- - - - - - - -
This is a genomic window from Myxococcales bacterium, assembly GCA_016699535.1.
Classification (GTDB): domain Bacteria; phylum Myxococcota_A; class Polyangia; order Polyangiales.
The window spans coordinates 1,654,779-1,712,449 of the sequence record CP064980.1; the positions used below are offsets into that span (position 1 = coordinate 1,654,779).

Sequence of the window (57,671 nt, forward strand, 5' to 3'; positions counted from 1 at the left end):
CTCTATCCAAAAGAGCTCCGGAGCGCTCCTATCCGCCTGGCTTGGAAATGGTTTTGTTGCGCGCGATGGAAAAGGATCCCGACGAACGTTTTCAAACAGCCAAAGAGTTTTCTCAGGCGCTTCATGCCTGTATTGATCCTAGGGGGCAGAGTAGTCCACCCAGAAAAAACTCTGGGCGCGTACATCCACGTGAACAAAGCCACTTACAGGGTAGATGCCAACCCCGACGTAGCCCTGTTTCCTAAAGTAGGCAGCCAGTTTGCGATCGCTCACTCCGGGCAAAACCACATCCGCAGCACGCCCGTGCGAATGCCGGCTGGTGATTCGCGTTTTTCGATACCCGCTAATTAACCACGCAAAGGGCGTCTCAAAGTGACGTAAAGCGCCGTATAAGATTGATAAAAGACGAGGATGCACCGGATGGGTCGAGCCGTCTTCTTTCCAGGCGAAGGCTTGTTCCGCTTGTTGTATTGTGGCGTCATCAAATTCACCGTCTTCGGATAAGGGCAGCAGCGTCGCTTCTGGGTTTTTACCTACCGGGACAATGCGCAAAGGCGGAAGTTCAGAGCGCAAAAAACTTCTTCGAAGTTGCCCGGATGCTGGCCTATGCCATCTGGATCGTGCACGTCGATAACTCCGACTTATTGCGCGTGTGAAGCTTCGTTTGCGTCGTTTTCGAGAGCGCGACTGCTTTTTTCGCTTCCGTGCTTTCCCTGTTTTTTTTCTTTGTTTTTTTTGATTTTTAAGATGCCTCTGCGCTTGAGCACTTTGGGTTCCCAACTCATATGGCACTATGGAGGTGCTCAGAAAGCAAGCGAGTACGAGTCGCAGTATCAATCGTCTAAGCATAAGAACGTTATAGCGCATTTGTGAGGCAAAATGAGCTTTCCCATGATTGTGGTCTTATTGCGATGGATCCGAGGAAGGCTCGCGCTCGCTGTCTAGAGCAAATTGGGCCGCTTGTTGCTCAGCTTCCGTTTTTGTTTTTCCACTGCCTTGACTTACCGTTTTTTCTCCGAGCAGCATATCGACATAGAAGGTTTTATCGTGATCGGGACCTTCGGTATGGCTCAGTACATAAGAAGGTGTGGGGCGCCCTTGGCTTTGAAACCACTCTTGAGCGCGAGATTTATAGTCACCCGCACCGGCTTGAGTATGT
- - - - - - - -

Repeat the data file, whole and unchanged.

This is a genomic window from Myxococcales bacterium, assembly GCA_016699535.1.
Classification (GTDB): domain Bacteria; phylum Myxococcota_A; class Polyangia; order Polyangiales.
The window spans coordinates 1,654,779-1,712,449 of the sequence record CP064980.1; the positions used below are offsets into that span (position 1 = coordinate 1,654,779).

Sequence of the window (57,671 nt, forward strand, 5' to 3'; positions counted from 1 at the left end):
CTCTATCCAAAAGAGCTCCGGAGCGCTCCTATCCGCCTGGCTTGGAAATGGTTTTGTTGCGCGCGATGGAAAAGGATCCCGACGAACGTTTTCAAACAGCCAAAGAGTTTTCTCAGGCGCTTCATGCCTGTATTGATCCTAGGGGGCAGAGTAGTCCACCCAGAAAAAACTCTGGGCGCGTACATCCACGTGAACAAAGCCACTTACAGGGTAGATGCCAACCCCGACGTAGCCCTGTTTCCTAAAGTAGGCAGCCAGTTTGCGATCGCTCACTCCGGGCAAAACCACATCCGCAGCACGCCCGTGCGAATGCCGGCTGGTGATTCGCGTTTTTCGATACCCGCTAATTAACCACGCAAAGGGCGTCTCAAAGTGACGTAAAGCGCCGTATAAGATTGATAAAAGACGAGGATGCACCGGATGGGTCGAGCCGTCTTCTTTCCAGGCGAAGGCTTGTTCCGCTTGTTGTATTGTGGCGTCATCAAATTCACCGTCTTCGGATAAGGGCAGCAGCGTCGCTTCTGGGTTTTTACCTACCGGGACAATGCGCAAAGGCGGAAGTTCAGAGCGCAAAAAACTTCTTCGAAGTTGCCCGGATGCTGGCCTATGCCATCTGGATCGTGCACGTCGATAACTCCGACTTATTGCGCGTGTGAAGCTTCGTTTGCGTCGTTTTCGAGAGCGCGACTGCTTTTTTCGCTTCCGTGCTTTCCCTGTTTTTTTTCTTTGTTTTTTTTGATTTTTAAGATGCCTCTGCGCTTGAGCACTTTGGGTTCCCAACTCATATGGCACTATGGAGGTGCTCAGAAAGCAAGCGAGTACGAGTCGCAGTATCAATCGTCTAAGCATAAGAACGTTATAGCGCATTTGTGAGGCAAAATGAGCTTTCCCATGATTGTGGTCTTATTGCGATGGATCCGAGGAAGGCTCGCGCTCGCTGTCTAGAGCAAATTGGGCCGCTTGTTGCTCAGCTTCCGTTTTTGTTTTTCCACTGCCTTGACTTACCGTTTTTTCTCCGAGCAGCATATCGACATAGAAGGTTTTATCGTGATCGGGACCTTCGGTATGGCTCAGTACATAAGAAGGTGTGGGGCGCCCTTGGCTTTGAAACCACTCTTGAGCGCGAGATTTATAGTCACCCGCACCGGCTTGAGTATGT